Jim Carroll

Music, Life and everything else

Anyone for a new music social networking site?

All things eventually come to an end, though the death throes for MySpace may go on for quite some time yet. No doubt, though, with staff lay-offs and rumours galore about a sell-off, the one-time social networking giant is headed …

Mon, Jan 31, 2011, 10:25


All things eventually come to an end, though the death throes for MySpace may go on for quite some time yet. No doubt, though, with staff lay-offs and rumours galore about a sell-off, the one-time social networking giant is headed for the exit.

It had a very good innings, especially if you were one of the site’s founders who trousered the $580 million News Corp boss Rupert Murdoch paid to get his mitts on the site in 2005. Rupe may be the leading Voldemort of the media world, but his MySpace play hasn’t really been one which has been highlighted all that often in News Corp’s annual report. As Facebook (over 500 million users and rising) and Twitter (over 200 million users and rising, though its media profile would lead you to think that number is much higher) have came, saw and conquered the social networking world, MySpace has slipped back into the pack. It’s not quite Bebo, but it sure as hell appears to be heading in that direction.

But MySpace still has users – and active ones at that. The music-making community who first colonised MySpace are still there and are still updating their pages with gig details, flyers, new music and occasional blogs. If you want to find a website for a band, chances are their MySpace page will be in the top five or six search results. As I know from writing about new bands every week, the vast majority of newbies still use MySpace when they can’t afford a site of their own. It’s a network which has form, a (very clunky but) recognisable layout and is open to all (no need for logins as is often the case with many Facebook pages).

So while the accepted wisdom is that MySpace is dying, it’s still a site which is still getting traction from musicians despite the huge spike in popularity for sites like Bandcamp, Soundcloud and, in Ireland, Breaking Tunes. Musicians may also be utilising Twitter and Facebook in huge numbers – “utilising” being spam-tweeting about upcoming gigs to everyone with an @ – but music is largely a bolt-on to these services and is not the main selling point. Hence, why they keep coming back to MySpace.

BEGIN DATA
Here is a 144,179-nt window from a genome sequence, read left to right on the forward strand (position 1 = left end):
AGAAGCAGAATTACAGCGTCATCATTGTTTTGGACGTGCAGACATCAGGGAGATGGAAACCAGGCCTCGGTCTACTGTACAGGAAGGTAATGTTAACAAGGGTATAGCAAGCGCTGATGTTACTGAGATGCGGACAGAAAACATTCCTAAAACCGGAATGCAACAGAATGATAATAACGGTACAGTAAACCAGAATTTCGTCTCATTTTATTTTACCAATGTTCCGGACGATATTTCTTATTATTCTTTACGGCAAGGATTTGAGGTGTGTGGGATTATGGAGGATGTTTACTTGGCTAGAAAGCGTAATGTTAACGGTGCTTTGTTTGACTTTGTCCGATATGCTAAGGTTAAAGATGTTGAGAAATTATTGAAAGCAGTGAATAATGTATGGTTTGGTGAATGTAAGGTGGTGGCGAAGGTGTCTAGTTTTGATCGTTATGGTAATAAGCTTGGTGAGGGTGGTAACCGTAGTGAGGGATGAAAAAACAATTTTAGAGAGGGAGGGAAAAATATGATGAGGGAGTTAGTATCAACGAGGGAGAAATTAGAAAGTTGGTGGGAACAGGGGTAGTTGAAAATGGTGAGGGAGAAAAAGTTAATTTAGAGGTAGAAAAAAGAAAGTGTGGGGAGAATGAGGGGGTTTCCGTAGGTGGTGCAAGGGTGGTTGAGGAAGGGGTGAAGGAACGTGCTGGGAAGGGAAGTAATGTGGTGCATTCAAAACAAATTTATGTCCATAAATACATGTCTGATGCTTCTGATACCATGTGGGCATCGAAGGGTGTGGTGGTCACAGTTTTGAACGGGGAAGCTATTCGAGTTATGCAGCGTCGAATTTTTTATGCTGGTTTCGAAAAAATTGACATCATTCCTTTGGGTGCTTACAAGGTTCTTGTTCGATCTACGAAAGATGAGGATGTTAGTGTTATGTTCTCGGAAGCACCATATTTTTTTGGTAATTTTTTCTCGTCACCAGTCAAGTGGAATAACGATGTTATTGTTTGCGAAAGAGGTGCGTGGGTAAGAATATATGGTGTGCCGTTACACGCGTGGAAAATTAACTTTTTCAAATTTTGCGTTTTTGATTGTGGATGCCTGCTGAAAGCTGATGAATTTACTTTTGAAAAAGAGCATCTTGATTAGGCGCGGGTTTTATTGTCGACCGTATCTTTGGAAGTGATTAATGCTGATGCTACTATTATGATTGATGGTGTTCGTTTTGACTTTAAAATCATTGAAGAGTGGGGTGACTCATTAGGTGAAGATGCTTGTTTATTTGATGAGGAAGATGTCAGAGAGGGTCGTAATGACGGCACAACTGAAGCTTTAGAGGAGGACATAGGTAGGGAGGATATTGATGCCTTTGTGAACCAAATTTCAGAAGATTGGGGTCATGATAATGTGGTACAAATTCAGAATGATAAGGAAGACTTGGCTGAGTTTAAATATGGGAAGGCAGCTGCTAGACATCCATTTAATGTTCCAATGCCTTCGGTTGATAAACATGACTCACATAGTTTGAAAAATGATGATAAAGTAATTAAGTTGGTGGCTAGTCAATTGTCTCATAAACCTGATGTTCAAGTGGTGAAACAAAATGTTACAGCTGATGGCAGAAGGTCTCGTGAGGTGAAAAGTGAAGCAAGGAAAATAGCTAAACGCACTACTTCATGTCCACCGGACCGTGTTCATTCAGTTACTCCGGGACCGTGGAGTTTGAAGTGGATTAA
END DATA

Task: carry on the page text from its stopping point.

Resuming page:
All of which makes you wonder if there is any demand for a standalone music networking site, a site which is basically MySpace without the rubbish design and clunky user interface. Someone like Kevin Leftar would argue that a music social networking site just will not succeed because fans are less interested than we think in such a thing. He’s got a point: while there was much play at the outset about the bogus notion that labels were attracted to bands with thousands of MySpace friends (not forgetting either the Arctic Monkeys’ bull about how MySpace “broke” the band), the site these days is more B2B (band to band looking for gigs and links) than B2C (band to consumer).

Yet as MySpace begins to recede and start the shut down process, there are still several new plays like Roostie, plays which look like MySpace and sound like MySpace (but, unlike a quacking duck, claim not to want to be MySpace), coming to the boil. Whether these will even survive the year remains to be seen, but there is money and time being invested nonetheless. And while we write this obit for MySpace, it’s still obviously making some advertising cash, though not enough to recoup News Corp’s investment and subsequent spend (hey, Rupe wanted to be down with the hip kids).

So OTR readers, care to build a new MySpace? Is there really any demand for a new music social network or will it just be a bunch of bands hyping oneanother to each other? Have music fans any real interest anymore in expressing their preference for one band or another by friending them online? Or has all that action moved to Facebook or Twitter? Can Facebook kill these notion stone dead by upping their music inputs? Or are Bandcamp and Soundcloud really the answer? Over to you.

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